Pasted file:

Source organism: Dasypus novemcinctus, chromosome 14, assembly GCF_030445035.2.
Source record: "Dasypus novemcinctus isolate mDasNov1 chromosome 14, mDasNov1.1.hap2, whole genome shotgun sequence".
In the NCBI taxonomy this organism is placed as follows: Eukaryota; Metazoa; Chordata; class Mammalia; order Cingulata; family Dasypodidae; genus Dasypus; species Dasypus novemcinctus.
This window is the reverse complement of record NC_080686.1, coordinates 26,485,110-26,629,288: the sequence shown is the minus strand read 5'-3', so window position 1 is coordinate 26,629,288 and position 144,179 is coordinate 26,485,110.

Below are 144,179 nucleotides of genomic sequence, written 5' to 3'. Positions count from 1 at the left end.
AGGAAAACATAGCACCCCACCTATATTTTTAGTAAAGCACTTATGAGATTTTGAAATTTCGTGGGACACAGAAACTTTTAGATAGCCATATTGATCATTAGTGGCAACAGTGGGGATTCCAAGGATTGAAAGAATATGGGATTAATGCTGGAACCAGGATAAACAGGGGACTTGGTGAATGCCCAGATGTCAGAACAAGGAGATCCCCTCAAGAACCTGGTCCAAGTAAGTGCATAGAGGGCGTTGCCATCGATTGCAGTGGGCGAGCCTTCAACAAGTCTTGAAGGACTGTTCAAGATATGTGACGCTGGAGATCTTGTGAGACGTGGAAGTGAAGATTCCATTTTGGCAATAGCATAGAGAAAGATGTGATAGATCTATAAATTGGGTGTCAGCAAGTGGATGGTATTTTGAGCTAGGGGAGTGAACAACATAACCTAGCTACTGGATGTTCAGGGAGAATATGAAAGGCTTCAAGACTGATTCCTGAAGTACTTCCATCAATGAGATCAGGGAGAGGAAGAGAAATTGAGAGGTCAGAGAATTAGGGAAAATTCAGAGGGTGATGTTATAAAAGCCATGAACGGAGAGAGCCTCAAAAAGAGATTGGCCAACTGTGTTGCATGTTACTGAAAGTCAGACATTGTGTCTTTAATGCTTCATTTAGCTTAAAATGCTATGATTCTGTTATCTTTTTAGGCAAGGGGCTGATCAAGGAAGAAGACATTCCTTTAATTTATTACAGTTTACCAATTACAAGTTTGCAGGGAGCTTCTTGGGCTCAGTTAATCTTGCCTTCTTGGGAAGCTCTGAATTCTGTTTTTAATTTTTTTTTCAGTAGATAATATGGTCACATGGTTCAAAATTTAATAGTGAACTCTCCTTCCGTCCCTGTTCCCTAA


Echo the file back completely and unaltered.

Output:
Source organism: Dasypus novemcinctus, chromosome 14, assembly GCF_030445035.2.
Source record: "Dasypus novemcinctus isolate mDasNov1 chromosome 14, mDasNov1.1.hap2, whole genome shotgun sequence".
In the NCBI taxonomy this organism is placed as follows: Eukaryota; Metazoa; Chordata; class Mammalia; order Cingulata; family Dasypodidae; genus Dasypus; species Dasypus novemcinctus.
This window is the reverse complement of record NC_080686.1, coordinates 26,485,110-26,629,288: the sequence shown is the minus strand read 5'-3', so window position 1 is coordinate 26,629,288 and position 144,179 is coordinate 26,485,110.

Below are 144,179 nucleotides of genomic sequence, written 5' to 3'. Positions count from 1 at the left end.
AGGAAAACATAGCACCCCACCTATATTTTTAGTAAAGCACTTATGAGATTTTGAAATTTCGTGGGACACAGAAACTTTTAGATAGCCATATTGATCATTAGTGGCAACAGTGGGGATTCCAAGGATTGAAAGAATATGGGATTAATGCTGGAACCAGGATAAACAGGGGACTTGGTGAATGCCCAGATGTCAGAACAAGGAGATCCCCTCAAGAACCTGGTCCAAGTAAGTGCATAGAGGGCGTTGCCATCGATTGCAGTGGGCGAGCCTTCAACAAGTCTTGAAGGACTGTTCAAGATATGTGACGCTGGAGATCTTGTGAGACGTGGAAGTGAAGATTCCATTTTGGCAATAGCATAGAGAAAGATGTGATAGATCTATAAATTGGGTGTCAGCAAGTGGATGGTATTTTGAGCTAGGGGAGTGAACAACATAACCTAGCTACTGGATGTTCAGGGAGAATATGAAAGGCTTCAAGACTGATTCCTGAAGTACTTCCATCAATGAGATCAGGGAGAGGAAGAGAAATTGAGAGGTCAGAGAATTAGGGAAAATTCAGAGGGTGATGTTATAAAAGCCATGAACGGAGAGAGCCTCAAAAAGAGATTGGCCAACTGTGTTGCATGTTACTGAAAGTCAGACATTGTGTCTTTAATGCTTCATTTAGCTTAAAATGCTATGATTCTGTTATCTTTTTAGGCAAGGGGCTGATCAAGGAAGAAGACATTCCTTTAATTTATTACAGTTTACCAATTACAAGTTTGCAGGGAGCTTCTTGGGCTCAGTTAATCTTGCCTTCTTGGGAAGCTCTGAATTCTGTTTTTAATTTTTTTTTCAGTAGATAATATGGTCACATGGTTCAAAATTTAATAGTGAACTCTCCTTCCGTCCCTGTTCCCTAA